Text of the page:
It’s not easy to get a blog rolling in a new place because there’s that inevitable need for a backdrop for future blogs. So, I’ve started out as simply as I could, with a list of “first experiences” that I have had in my first two weeks, since arriving here. So much has happened already, but I’ll try to make it easy for you to keep up!
1. First concerns.
Well yes, a quick Google search for “Colombia” will present you with pages of articles full of enticing words such as “paramilitaries”, “guerillas”, “prostitutes”, “arms” and many things related to the infamous drug baron, Palbo Escobar (or Pabby E as I have taken to calling him). But I have to say it wasn’t until I had been here for a few days that someone told me that Colombia was the only Latin American country with landmines. Fan-bloody-tastic. They tell me that after I get off the plane. Oh and there have been a number of revenge attacks with women having acid thrown in their faces. Not to mention the fear of Scopolamine, the drug that, once blown into your face makes you lose your free will. Criminals walk up to people in the street pretending to be lost with a map and ask the victim for directions. Then once they have their prey close enough the blow the powder that was lying on the page into the victim’s face, and with that the person is drugged, and unable to control their actions. I wont go into the details of some of the horror stories that I had to hear in the security briefing. Let’s just say if anyone comes to me asking for directions imma pepper spray them in the face and run away screaming like a banshee. (Although I’m considering gas-mask idea my friend Tess gave me…). Oh, and be careful with taxis, they might whip you round the corner where two of their hench mates will get in either side of you with guns and frogmarch you to the closest ATM machine. Do you think I’m concerned yet?? Nah not really, it’s gonna be fiiineeee.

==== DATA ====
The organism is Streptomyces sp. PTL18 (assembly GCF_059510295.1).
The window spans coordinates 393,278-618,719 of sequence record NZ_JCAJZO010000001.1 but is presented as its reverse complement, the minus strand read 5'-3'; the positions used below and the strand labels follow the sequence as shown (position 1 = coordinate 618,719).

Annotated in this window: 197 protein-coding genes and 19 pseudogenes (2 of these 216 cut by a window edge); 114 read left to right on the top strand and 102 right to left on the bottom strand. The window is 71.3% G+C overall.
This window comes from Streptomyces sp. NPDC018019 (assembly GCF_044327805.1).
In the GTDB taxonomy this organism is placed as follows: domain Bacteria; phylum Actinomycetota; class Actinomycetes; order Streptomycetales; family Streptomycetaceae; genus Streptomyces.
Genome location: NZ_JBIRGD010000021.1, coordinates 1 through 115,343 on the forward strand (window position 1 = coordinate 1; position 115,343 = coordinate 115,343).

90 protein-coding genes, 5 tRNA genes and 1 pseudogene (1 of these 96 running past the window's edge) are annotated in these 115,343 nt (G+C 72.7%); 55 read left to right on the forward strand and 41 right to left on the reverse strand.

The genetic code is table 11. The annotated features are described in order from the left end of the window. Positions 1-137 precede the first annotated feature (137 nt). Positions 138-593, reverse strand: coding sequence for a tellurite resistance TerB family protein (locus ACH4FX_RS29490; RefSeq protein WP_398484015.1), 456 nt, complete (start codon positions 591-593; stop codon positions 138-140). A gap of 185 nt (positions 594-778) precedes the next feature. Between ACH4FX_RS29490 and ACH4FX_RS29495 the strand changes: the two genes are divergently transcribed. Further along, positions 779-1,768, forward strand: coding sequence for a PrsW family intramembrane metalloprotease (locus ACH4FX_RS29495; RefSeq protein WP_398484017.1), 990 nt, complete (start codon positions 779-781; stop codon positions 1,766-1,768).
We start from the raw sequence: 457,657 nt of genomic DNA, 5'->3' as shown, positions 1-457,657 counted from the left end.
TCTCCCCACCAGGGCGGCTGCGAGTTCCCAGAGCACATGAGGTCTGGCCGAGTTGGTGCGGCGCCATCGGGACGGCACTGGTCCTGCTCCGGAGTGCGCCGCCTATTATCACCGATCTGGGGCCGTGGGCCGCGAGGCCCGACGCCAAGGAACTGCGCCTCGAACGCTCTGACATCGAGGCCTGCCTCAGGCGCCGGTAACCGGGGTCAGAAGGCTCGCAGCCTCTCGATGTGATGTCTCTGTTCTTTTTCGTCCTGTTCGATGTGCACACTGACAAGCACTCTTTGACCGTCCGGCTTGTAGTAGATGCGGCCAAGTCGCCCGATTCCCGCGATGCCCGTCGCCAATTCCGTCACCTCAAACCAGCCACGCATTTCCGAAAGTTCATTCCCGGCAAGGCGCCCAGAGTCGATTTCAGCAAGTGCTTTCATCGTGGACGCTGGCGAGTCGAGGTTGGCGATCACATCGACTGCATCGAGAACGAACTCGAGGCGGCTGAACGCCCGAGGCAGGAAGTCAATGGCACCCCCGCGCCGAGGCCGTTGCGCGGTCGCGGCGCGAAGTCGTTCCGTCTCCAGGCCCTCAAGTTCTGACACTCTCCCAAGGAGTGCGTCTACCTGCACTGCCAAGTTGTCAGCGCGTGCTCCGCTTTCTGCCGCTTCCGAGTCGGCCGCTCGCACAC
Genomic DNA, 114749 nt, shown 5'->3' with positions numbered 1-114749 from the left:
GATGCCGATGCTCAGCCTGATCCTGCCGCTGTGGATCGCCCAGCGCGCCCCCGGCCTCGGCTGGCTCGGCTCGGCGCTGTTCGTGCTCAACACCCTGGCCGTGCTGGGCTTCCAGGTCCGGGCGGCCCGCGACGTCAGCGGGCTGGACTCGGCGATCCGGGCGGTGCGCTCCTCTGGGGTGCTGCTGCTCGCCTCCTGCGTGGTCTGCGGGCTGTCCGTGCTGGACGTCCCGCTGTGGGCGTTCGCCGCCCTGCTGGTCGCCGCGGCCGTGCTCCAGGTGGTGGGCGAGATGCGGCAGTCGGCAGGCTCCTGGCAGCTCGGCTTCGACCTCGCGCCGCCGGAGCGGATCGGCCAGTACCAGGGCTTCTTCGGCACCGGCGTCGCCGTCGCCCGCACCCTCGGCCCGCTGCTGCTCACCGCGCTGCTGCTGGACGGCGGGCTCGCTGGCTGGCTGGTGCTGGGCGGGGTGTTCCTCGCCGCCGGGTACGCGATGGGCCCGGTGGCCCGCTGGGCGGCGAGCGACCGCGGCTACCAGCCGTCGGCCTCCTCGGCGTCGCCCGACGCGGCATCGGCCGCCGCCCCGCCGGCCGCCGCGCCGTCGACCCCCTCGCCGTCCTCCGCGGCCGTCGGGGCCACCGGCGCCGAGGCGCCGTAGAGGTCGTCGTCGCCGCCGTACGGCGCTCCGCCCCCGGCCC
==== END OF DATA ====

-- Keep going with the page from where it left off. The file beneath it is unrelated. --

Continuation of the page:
2. First Oral Class
Well this is basically what I’m here for so this “first” had me even more nervous than the thought of getting mugged at gunpoint in the street. I have 15 students in my oral class, most of them Law or International Business students. Many of them have been to the States and London before and there was even someone in my class who had lived at a language school in Brighton for six months. Most of my students are 22 or 23, taking English so that they can get super sick internships abroad. I am not letting on that I am younger than them.
So this ain’t no campo, teaching’s got to be serious. As fate would have it, the chosen book which the class follows is one which my mum edited whilst she worked at the Cambridge University Press, a something that got my new boss very excited – especially when he found her name in the credits page. The class I gave was about pronunciation and it went really well, I got the students to listen to exercises about different accents in English, and then I made them debate which was better, British English or American English. Clearly I was quite biased but it turned into quite a laugh and I even showed them the trailer for Snatch and a clip from Ellen Degeneres with Hugh Laurie where they discussed different slang from the UK and the USA. All in all it went down pretty well. But I realized 4 days later that I had left the audio CD in the computer. It almost certainly wont be there any more. At least I can get my mum to send me a replacement…
3. First time in a private institution